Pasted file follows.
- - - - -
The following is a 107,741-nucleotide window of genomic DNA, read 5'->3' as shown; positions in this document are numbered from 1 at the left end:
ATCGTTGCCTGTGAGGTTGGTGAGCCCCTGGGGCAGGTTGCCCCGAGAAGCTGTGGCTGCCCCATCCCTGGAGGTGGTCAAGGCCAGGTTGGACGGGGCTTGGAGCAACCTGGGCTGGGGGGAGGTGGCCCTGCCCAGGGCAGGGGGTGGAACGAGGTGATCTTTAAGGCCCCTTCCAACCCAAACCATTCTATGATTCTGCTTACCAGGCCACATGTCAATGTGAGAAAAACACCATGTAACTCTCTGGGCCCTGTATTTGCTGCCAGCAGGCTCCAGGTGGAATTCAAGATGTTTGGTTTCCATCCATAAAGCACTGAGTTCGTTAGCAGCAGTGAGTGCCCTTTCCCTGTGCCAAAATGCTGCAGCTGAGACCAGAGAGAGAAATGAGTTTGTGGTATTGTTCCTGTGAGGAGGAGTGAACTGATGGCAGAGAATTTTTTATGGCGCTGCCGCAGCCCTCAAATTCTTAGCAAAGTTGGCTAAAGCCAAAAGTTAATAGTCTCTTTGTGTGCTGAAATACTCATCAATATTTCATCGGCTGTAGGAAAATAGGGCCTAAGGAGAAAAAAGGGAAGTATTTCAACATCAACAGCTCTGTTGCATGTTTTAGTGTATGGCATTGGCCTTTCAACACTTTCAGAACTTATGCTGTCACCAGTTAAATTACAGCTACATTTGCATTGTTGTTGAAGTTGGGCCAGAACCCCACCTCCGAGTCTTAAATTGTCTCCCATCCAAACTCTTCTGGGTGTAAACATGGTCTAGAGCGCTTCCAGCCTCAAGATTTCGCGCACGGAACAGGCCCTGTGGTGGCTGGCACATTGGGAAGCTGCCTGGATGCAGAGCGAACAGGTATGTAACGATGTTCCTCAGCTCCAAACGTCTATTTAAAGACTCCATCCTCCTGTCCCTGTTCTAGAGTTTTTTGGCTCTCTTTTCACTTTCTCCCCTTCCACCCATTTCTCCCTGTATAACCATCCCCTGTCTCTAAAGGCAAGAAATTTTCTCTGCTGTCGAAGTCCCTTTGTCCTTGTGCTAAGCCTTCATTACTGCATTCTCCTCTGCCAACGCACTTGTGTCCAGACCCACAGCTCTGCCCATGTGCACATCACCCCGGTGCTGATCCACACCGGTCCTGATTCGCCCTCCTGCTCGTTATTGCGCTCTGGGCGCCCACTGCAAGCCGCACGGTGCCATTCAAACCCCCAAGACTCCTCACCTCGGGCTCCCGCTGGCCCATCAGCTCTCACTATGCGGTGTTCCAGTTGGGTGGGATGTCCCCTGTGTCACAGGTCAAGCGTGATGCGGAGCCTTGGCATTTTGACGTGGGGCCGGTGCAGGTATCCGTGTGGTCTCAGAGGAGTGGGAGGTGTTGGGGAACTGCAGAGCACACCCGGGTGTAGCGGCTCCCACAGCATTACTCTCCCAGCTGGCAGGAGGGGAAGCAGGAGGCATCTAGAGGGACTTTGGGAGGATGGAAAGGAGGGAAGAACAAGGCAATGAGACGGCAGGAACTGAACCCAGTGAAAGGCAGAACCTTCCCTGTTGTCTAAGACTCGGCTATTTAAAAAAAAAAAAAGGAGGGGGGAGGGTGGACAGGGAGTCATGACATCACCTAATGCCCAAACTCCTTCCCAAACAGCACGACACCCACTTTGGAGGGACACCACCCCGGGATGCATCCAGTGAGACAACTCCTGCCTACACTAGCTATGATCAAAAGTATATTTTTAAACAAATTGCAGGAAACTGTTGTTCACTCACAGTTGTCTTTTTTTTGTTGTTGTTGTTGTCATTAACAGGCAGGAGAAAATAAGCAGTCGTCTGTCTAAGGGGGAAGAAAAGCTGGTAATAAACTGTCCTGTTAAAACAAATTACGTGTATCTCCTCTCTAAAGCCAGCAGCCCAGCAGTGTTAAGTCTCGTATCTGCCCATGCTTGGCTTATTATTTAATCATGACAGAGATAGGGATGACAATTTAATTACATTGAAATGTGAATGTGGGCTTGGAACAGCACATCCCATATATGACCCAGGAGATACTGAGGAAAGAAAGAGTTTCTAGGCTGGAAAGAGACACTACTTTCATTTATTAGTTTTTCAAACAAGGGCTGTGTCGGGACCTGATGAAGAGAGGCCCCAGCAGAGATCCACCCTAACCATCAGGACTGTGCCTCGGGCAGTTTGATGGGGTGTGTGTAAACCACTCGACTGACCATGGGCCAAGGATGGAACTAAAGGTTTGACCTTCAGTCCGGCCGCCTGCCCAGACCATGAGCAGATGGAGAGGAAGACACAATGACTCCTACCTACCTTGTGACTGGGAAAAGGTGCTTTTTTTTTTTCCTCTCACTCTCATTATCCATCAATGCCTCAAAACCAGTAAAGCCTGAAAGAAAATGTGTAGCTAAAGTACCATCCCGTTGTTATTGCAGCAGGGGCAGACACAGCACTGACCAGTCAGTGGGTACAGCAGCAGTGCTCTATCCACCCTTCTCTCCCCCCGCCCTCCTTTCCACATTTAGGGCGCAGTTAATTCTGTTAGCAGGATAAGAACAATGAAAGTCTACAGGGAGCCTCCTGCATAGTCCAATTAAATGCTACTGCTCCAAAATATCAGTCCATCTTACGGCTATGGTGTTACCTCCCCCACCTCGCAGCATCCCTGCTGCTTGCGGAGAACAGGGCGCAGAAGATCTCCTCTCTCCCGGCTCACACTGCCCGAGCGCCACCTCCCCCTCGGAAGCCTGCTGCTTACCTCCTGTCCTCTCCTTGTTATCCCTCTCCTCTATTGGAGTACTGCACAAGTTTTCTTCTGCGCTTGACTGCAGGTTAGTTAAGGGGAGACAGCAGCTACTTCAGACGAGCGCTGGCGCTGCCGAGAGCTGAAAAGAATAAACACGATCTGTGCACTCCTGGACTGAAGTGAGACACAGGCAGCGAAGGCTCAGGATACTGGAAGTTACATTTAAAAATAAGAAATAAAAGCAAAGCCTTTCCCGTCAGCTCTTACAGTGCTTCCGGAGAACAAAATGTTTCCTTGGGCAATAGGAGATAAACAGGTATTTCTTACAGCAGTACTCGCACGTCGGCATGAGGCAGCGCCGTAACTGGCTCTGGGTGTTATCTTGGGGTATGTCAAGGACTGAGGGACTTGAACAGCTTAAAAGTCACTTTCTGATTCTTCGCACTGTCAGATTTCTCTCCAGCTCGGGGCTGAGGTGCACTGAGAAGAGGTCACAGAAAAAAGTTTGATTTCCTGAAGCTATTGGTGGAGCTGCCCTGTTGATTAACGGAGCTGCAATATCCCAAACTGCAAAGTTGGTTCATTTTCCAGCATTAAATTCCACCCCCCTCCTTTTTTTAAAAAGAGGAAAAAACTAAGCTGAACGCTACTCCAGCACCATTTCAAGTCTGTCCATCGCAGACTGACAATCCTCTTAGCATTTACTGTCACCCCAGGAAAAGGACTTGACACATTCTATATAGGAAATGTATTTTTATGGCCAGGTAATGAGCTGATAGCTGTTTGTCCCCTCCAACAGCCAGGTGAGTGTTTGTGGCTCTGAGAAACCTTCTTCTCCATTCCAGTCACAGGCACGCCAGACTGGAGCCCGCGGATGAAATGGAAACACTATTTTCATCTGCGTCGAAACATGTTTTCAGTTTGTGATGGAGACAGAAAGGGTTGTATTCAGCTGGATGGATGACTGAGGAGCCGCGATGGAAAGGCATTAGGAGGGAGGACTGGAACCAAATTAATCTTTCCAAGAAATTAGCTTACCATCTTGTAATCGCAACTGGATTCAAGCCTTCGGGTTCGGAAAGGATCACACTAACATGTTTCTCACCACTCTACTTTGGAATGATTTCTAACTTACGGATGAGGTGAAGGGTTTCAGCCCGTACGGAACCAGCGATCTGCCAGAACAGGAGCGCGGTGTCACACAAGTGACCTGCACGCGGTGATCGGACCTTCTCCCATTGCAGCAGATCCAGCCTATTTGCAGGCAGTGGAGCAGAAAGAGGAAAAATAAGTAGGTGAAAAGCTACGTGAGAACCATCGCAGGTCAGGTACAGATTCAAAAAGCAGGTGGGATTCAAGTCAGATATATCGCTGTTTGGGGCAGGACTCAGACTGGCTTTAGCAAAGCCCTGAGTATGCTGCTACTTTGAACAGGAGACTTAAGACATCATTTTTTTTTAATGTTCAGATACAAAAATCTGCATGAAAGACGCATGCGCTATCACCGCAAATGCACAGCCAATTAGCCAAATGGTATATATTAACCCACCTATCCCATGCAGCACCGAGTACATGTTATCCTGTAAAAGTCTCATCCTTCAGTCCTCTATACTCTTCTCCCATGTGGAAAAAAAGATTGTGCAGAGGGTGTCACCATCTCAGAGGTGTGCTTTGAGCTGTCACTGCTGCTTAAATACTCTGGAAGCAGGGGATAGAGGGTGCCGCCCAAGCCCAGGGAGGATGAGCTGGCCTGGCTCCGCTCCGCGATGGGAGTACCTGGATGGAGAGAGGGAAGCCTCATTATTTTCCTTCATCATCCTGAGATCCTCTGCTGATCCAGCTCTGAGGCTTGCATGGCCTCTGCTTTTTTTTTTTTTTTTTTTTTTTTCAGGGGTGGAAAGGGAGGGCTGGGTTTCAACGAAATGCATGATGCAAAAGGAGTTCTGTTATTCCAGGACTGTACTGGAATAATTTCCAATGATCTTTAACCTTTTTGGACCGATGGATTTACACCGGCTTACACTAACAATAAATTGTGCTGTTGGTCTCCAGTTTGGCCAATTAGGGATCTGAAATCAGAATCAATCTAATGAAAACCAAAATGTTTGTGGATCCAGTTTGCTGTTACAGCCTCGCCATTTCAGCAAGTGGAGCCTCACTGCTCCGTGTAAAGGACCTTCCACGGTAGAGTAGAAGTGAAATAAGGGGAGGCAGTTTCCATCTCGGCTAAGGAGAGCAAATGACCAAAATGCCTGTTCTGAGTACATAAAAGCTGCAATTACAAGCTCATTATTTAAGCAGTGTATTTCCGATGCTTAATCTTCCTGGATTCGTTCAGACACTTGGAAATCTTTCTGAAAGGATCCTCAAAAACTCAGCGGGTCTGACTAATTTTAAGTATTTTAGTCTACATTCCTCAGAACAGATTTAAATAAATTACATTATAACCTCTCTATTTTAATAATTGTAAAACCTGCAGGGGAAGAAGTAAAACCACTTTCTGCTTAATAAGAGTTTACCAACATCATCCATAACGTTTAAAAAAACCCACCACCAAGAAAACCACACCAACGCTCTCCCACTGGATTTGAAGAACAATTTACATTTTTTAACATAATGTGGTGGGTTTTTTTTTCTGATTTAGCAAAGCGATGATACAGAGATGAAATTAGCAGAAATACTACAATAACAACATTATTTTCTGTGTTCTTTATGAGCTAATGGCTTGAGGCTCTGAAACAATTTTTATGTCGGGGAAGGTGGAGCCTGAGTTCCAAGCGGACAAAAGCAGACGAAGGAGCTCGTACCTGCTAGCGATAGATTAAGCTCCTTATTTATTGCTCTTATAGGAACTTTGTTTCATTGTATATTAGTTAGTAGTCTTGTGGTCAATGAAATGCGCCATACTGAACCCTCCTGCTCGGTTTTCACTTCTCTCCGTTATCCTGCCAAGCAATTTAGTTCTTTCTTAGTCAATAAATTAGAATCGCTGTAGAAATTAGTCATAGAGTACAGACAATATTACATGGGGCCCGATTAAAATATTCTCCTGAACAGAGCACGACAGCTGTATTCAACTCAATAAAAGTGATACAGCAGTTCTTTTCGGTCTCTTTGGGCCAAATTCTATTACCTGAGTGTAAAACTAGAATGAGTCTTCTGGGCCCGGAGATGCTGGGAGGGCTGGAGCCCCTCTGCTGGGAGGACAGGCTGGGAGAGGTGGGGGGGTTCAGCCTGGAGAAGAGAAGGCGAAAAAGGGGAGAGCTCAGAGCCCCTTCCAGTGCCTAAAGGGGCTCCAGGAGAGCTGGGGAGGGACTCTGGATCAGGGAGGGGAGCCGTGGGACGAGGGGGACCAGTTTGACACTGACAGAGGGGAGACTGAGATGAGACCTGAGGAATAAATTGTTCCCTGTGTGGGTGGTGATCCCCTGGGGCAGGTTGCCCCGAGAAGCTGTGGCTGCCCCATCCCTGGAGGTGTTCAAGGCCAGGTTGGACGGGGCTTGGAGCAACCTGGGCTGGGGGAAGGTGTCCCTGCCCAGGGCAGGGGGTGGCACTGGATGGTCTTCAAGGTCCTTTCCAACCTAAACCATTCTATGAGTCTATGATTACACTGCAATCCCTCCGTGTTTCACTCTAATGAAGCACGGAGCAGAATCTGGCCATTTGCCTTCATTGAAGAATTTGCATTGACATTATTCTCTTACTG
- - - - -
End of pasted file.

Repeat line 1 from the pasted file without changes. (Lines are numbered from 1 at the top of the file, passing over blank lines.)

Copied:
The following is a 107,741-nucleotide window of genomic DNA, read 5'->3' as shown; positions in this document are numbered from 1 at the left end: